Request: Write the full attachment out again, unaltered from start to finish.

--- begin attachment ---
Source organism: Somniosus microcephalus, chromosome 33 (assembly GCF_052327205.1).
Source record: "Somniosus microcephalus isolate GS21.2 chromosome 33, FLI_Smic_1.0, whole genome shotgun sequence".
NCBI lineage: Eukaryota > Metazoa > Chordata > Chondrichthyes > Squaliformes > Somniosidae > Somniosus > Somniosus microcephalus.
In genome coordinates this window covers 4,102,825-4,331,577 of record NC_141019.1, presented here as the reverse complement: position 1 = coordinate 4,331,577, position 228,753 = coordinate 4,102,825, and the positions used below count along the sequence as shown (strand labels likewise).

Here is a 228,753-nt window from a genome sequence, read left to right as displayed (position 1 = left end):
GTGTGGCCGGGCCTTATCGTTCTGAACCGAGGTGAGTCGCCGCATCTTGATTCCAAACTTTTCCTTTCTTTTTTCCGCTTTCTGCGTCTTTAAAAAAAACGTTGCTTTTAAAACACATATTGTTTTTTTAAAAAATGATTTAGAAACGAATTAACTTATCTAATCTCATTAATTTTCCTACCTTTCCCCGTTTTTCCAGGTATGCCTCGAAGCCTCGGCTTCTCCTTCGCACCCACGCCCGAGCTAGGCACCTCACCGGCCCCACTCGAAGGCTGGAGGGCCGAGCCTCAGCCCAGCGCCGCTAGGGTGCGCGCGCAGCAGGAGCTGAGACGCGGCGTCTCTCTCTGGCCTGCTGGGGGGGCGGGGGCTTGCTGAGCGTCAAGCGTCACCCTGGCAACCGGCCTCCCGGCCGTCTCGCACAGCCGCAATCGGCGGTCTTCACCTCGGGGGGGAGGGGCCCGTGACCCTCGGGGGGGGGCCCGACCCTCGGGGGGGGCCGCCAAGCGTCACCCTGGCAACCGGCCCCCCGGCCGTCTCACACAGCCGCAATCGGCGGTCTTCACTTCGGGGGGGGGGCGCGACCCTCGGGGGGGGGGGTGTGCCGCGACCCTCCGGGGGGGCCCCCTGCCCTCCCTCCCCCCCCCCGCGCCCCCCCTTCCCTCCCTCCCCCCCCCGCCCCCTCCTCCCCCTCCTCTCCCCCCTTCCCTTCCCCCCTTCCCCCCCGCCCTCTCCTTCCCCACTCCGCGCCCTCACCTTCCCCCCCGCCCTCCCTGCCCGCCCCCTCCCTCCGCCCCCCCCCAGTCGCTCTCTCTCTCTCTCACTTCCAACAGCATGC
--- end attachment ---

Source organism: Somniosus microcephalus, chromosome 33 (assembly GCF_052327205.1).
Source record: "Somniosus microcephalus isolate GS21.2 chromosome 33, FLI_Smic_1.0, whole genome shotgun sequence".
NCBI lineage: Eukaryota > Metazoa > Chordata > Chondrichthyes > Squaliformes > Somniosidae > Somniosus > Somniosus microcephalus.
In genome coordinates this window covers 4,102,825-4,331,577 of record NC_141019.1, presented here as the reverse complement: position 1 = coordinate 4,331,577, position 228,753 = coordinate 4,102,825, and the positions used below count along the sequence as shown (strand labels likewise).

Here is a 228,753-nt window from a genome sequence, read left to right as displayed (position 1 = left end):
GTGTGGCCGGGCCTTATCGTTCTGAACCGAGGTGAGTCGCCGCATCTTGATTCCAAACTTTTCCTTTCTTTTTTCCGCTTTCTGCGTCTTTAAAAAAAACGTTGCTTTTAAAACACATATTGTTTTTTTAAAAAATGATTTAGAAACGAATTAACTTATCTAATCTCATTAATTTTCCTACCTTTCCCCGTTTTTCCAGGTATGCCTCGAAGCCTCGGCTTCTCCTTCGCACCCACGCCCGAGCTAGGCACCTCACCGGCCCCACTCGAAGGCTGGAGGGCCGAGCCTCAGCCCAGCGCCGCTAGGGTGCGCGCGCAGCAGGAGCTGAGACGCGGCGTCTCTCTCTGGCCTGCTGGGGGGGCGGGGGCTTGCTGAGCGTCAAGCGTCACCCTGGCAACCGGCCTCCCGGCCGTCTCGCACAGCCGCAATCGGCGGTCTTCACCTCGGGGGGGAGGGGCCCGTGACCCTCGGGGGGGGGCCCGACCCTCGGGGGGGGCCGCCAAGCGTCACCCTGGCAACCGGCCCCCCGGCCGTCTCACACAGCCGCAATCGGCGGTCTTCACTTCGGGGGGGGGGCGCGACCCTCGGGGGGGGGGGTGTGCCGCGACCCTCCGGGGGGGCCCCCTGCCCTCCCTCCCCCCCCCCGCGCCCCCCCTTCCCTCCCTCCCCCCCCCGCCCCCTCCTCCCCCTCCTCTCCCCCCTTCCCTTCCCCCCTTCCCCCCCGCCCTCTCCTTCCCCACTCCGCGCCCTCACCTTCCCCCCCGCCCTCCCTGCCCGCCCCCTCCCTCCGCCCCCCCCCAGTCGCTCTCTCTCTCTCTCACTTCCAACAGCATGC